Which hamsters are prone to diabetes?
Like humans, hamsters can get diabetes. Some species of hamsters including Russian dwarf hamsters (Campbell’s, winter whites or their hybrids) and Chinese hamsters develop diabetes more easily than others. Although purebred winter white hamsters supposedly do not develop diabetes as easily1, most of the hamsters labeled ‘winter white’ in pet shops are hybrids and not purebred. As such, I consider them ‘diabetes-prone’ too.
Conventional hamster wisdom (I just made up that term) says no to fruit but…
Many hamster web sites and forums advise against giving fruit to diabetes-prone hamsters. The assumption is that fruit are naturally high in sugar and giving them to your diabetic/diabetes-prone hamster will worsen its condition. Up until recently, I have avoided giving fruit to my winter white dwarf hamsters because of this. However, other than being higher in sugar than say vegetables, fruits are healthy and packed full of vitamins and minerals.
Not all fruits are high sugar
Fruits are also not all equally high in sugar, some of them don’t really have that much sugar in them. And who decides how much sugar is too high anyway? None of the information I came across mentioned a specific amount.
Blackberries vs Bananas vs Turnips
Take blackberries for example — every 100 grams of blackberries contains just 4.9grams of sugar. Compare this to bananas which contain 12 grams of sugars. And turnips, one of the ‘safe’ foods listed on Hamster Hideout2 for even diabetes-prone hamsters, have 3.8grams of sugar.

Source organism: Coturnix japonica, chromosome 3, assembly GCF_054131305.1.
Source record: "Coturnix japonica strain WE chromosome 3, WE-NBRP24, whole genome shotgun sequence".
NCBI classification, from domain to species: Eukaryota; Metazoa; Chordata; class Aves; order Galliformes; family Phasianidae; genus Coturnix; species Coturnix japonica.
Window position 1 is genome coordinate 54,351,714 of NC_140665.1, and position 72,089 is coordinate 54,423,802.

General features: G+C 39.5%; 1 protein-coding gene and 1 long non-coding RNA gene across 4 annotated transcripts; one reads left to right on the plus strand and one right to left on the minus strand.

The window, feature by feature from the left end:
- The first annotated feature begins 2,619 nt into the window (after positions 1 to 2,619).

Why is it that turnips are okay at 3.8grams of sugar but blackberries are not? Does the 1.1g of sugar make a difference or are blackberries incorrectly assumed to be high sugar simply because they are a fruit?
I’ve been guilty of making this assumption myself on my dwarf hamster food list (to be updated with a fruit section soon). If you look at the comments, I’ve advised against giving carrots…but 100 grams of carrots contain just 4.7 grams of sugar so that’s even lower than blackberries.
Okay, some fruits (and carrot) have less sugar, now what?
The amount of sugar in a fruit doesn’t really tell us much about whether we can give them to a diabetic hamster. All we know is that some fruits have less sugar than others and not much more sugar than turnips. Instead of looking at the amount of sugar and trying to figure out whether it’s good or bad, why not look directly at what research says about diabetes and fruits:
Fruits are good for diabetic people (so maybe they’re okay for diabetic hamsters?)
While this is for humans, the American Diabetes Association says that fruits are okay for diabetic people. Also, human studies show that eating whole fruits, especially blueberries, grapes, and apples, helps lower the risk of diabetes. You can find the news article here, and the actual research here.
So…does this mean I should give my diabetes-prone hamster fruit?
While I wouldn’t go so far as to say that whole fruits lower diabetes risk in hamsters, I am of the opinion that feeding the occasional fresh fruit isn’t so bad even if your hamster is diabetic.
This article was inspired by Taxonomist’s thread on questioning conventional diet recommendations
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References and further reading: